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Participant Reflections – Akay: Platforms as the Future of Health Care

The focus group I attended was the first time that I ever engaged in academic research. The whole process was interesting and explained very well. This has made me interested in doing more focus groups in the future. I found the topic interesting as well and extremely relevant to society at the moment, even beyond the platform itself and more generally about how much data organisations already have on individuals.

Personally, if I were to have trust in the platform it would be best to be approved by a well-known and trusted institution such as the NHS, which I believe I, and many others would find reassuring, due to the NHS being loved throughout society. However, this could be any institution with public confidence. Furthermore, I would want to be provided with evidence that the data was secure and that those who could see the data were heavily limited and that there were significant legal protections around my data. This personally, would give me more confidence in trusting the platform. Perhaps in this sense the platform could be independently scrutinised by experts in data security.

Apps like ‘Patient Access’ already have huge amounts of our personal medical data, so in this sense if there was a benefit to me sharing health data by new technologies, I would do so, as long as it was demonstrably secure, provided me with personal benefits and was delivered by a trusted and well recognised institution.

Financially incentivising people to share their health data is an interesting idea. Personally, I believe that people should have the choice over their data and be able to sell it if they wish. This would give people the ability to make some money from their own personal information. However, there would have to be protections in place for vulnerable people and those in financial struggles, as people should understand what they are doing and not feel like they have to sell their data to get by. But overall, I believe it would be good for individual patients and the organisation and would incentivise me massively to use a platform like this.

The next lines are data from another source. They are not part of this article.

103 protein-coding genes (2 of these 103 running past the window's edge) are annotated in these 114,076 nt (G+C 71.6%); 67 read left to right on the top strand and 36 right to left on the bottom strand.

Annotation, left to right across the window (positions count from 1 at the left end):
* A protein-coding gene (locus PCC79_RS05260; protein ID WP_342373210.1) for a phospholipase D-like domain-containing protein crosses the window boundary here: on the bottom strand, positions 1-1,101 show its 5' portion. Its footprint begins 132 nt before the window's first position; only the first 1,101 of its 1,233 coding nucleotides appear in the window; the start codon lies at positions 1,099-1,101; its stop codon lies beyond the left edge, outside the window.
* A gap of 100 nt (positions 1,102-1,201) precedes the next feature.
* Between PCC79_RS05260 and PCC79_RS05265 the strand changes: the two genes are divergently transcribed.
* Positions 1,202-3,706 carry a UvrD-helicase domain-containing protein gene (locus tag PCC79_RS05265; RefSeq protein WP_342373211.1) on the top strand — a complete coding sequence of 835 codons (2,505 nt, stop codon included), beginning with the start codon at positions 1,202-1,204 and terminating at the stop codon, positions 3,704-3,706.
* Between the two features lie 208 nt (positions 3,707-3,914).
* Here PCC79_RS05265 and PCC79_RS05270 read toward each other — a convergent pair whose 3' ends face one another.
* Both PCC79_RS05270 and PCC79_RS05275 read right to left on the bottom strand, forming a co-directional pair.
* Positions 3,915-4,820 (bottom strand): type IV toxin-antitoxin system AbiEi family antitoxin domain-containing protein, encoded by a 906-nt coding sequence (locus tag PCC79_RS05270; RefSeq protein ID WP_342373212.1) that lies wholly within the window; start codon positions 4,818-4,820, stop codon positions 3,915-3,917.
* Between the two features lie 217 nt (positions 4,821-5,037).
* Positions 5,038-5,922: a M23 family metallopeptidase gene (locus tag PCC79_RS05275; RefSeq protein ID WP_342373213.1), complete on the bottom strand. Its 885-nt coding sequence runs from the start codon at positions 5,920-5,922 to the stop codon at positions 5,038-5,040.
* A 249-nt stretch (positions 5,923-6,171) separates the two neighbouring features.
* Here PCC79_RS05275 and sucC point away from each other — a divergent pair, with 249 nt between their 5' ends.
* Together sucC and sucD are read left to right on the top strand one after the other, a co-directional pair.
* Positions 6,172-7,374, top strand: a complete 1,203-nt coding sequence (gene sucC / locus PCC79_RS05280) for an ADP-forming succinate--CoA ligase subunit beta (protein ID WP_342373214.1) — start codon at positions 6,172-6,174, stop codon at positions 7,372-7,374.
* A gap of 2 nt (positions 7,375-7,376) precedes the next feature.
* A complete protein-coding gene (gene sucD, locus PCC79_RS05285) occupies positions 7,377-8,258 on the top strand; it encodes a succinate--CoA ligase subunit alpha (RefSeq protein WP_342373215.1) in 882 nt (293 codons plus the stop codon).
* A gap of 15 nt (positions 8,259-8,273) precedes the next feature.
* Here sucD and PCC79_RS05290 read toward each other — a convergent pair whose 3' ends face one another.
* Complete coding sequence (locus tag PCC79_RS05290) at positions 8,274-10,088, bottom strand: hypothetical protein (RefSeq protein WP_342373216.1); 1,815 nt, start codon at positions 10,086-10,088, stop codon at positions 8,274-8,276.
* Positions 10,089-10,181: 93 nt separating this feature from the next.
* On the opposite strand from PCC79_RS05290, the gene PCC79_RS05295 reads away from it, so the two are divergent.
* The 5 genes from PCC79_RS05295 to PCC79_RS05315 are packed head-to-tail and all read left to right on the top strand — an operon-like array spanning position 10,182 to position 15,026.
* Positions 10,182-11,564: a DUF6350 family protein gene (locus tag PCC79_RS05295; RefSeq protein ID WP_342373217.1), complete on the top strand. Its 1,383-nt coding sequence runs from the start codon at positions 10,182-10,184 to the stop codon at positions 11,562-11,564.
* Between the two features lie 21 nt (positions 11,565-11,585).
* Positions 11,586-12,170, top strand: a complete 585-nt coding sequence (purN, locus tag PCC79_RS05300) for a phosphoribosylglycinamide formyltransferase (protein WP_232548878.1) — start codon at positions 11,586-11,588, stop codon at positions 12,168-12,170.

I think platforms like this can have a massive impact on improving health and getting crucial access to medical services. For example, in the focus group, using citizen data to connect with pharmaceutical companies developing innovative treatments, is interesting and could help people find treatments that they can’t get now and help pharmaceutical companies develop lifesaving treatments.

Also, when looking at the example of sharing health data with GP’s selectively when having appointments. This could definitely lead to better health outcomes and quicker diagnosis potentially saving lives. This is something I believe could improve health outcomes in the future, but must come with adequate protections, including a patient’s right to remove data and preventing others from seeing this data.

I have mixed opinions about the health Certificate scenario. COVID-19 vaccination certificates could be brilliant at getting people back doing the things they want and living freely. But it’s also could prevent equal access to services for people that perhaps cannot have the vaccine for health reasons. Maybe this could be built into the platform. I also believe adequate legal rights for those who can’t have the vaccine through no personal choice, would need to be developed so that there is no discrimination. Overall, I think it’s a good idea but must come with legal protections for patients.

I think that platforms such as this are going to be the future for health, which will probably improve people’s lives and health. However, I feel that governments and organisations developing these solutions need to provide adequate protection of data so that people can have confidence that it is completely confidential and not going to be compromised.

With regards to using blockchain technology, I think people in general would perhaps need more knowledge on how it works and how it’s secure so that they have confidence in it. I also believe people will need to be able to withdraw their data at any time if they wish to do so. If blockchain is considerably more secure than other technologies at sharing data, I cannot see many drawbacks of using this method. If it is more secure than alternatives, then hopefully patients and society will have more confidence in the safety of their personal data.

Overall, I think the ideas in the focus group were all good and interesting ideas, that can hopefully improve everyone’s lives.

Disclaimer: The views, information, or opinions expressed within the participant’s reflections blog series are solely those of the individuals involved. Views do not necessarily represent those of the University of Manchester, Lancaster University or any other individuals associated with the CDIP project.

Published in Participant Reflections

One Comment

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